Skip header and navigation

Refine By

24 records – page 1 of 3.

Acrylamide-asparagine relationship in baked/toasted wheat and rye breads.

https://arctichealth.org/en/permalink/ahliterature156290
Source
Food Addit Contam Part A Chem Anal Control Expo Risk Assess. 2008 Aug;25(8):921-9
Publication Type
Article
Date
Aug-2008
Author
Kit Granby
Nikoline Juul Nielsen
Rikke V Hedegaard
Tue Christensen
Mette Kann
Leif H Skibsted
Author Affiliation
Technical University of Denmark, National food Institute, Søborg, DK-2860, Denmark. kgr@food.dtu.dk
Source
Food Addit Contam Part A Chem Anal Control Expo Risk Assess. 2008 Aug;25(8):921-9
Date
Aug-2008
Language
English
Publication Type
Article
Keywords
Acrylamide - analysis
Asparagine - analysis
Bread - analysis
Carcinogens - analysis
Cooking - methods
Denmark
Diet
Flour
Food Technology - methods
Hot Temperature
Humans
Maillard Reaction
Risk Assessment - methods
Secale cereale
Triticum
Abstract
Acrylamide in baked and toasted wheat and rye bread was studied in relation to levels of asparagine in flour, dough, bread and toasts. Asparagine was consumed during bread preparation resulting in reduced acrylamide content in the products. In wheat bread, 12% of the asparagine initially present in the flour (0.14 g kg(-1)) remained after yeast fermentation and baking; for rye bread, 82% of asparagine remained after sourdough fermentation and baking. Asparagine present in untoasted wheat bread had totally reacted after hard toasting. Toasted wheat and rye bread slices contained 11-161 and 27-205 microg kg(-1) acrylamide, respectively, compared to untoasted wheat and rye bread with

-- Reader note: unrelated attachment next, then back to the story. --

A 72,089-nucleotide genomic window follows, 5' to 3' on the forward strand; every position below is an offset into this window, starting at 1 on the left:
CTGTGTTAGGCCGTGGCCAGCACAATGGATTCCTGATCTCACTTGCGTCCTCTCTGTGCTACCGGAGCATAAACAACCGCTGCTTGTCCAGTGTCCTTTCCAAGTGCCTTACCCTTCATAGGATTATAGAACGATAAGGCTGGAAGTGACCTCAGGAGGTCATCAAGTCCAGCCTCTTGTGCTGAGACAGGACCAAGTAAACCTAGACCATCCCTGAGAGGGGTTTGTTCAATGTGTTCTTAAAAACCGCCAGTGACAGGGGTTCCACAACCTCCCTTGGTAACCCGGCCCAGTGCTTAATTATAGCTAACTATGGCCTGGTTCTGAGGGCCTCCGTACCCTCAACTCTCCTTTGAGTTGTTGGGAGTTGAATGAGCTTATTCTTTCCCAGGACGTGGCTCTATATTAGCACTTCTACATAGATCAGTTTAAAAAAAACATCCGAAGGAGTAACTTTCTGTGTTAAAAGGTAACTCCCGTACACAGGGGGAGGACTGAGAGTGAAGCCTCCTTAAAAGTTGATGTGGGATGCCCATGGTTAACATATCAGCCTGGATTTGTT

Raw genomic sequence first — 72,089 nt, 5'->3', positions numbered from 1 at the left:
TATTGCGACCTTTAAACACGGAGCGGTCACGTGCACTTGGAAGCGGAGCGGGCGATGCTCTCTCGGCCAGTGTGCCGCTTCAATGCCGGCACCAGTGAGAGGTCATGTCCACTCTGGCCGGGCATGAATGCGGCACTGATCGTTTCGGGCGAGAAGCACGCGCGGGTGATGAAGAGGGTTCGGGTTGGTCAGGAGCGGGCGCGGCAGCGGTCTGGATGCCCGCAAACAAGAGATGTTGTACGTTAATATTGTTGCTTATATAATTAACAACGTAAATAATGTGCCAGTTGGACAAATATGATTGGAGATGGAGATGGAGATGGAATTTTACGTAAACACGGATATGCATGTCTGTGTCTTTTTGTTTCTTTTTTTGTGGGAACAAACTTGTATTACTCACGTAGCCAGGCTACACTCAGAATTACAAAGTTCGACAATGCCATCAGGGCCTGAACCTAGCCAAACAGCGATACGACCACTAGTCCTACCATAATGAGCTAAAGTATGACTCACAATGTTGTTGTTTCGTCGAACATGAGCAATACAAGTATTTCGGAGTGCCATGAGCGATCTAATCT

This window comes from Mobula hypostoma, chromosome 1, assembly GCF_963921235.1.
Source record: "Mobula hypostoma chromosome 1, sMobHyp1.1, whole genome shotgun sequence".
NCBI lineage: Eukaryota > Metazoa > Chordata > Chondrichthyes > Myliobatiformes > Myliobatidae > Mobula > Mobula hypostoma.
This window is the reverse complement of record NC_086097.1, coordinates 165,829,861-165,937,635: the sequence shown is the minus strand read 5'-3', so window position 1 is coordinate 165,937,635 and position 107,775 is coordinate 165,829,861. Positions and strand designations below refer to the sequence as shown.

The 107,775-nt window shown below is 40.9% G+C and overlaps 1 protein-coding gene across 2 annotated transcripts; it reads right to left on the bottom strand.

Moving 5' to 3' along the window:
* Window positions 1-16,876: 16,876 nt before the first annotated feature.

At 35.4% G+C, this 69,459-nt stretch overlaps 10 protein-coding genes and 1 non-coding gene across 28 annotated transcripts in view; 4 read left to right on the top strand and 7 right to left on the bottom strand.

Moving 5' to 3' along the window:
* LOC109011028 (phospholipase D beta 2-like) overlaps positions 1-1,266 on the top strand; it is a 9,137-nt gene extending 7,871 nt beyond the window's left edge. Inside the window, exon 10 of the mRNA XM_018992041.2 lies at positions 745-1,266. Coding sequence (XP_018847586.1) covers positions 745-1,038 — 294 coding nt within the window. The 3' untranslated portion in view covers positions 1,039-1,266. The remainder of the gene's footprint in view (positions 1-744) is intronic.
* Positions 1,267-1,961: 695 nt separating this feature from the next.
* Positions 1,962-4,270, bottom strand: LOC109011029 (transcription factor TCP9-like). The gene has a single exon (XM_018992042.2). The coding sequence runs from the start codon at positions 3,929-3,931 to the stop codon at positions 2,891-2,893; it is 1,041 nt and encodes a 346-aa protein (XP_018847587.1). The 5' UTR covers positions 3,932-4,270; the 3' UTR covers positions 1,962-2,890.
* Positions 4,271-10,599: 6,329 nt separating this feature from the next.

PubMed ID
18608496 View in PubMed
Less detail

An examination of at-home food preparation activity among low-income, food-insecure women.

https://arctichealth.org/en/permalink/ahliterature183147
Source
J Am Diet Assoc. 2003 Nov;103(11):1506-12
Publication Type
Article
Date
Nov-2003
Author
Carey McLaughlin
Valerie Tarasuk
Nancy Kreiger
Author Affiliation
Department of Nutritional Sciences, Faculty of Medicine, University of Toronto, Toronto, Ontario, Canada.
Source
J Am Diet Assoc. 2003 Nov;103(11):1506-12
Date
Nov-2003
Language
English
Publication Type
Article
Keywords
Adult
Canada
Cooking - methods
Diet
Energy intake
Family Characteristics
Female
Food Services
Food Supply
Health promotion
Humans
Hunger
Income
Mental Recall
Middle Aged
Poverty
United States
Women's health
Abstract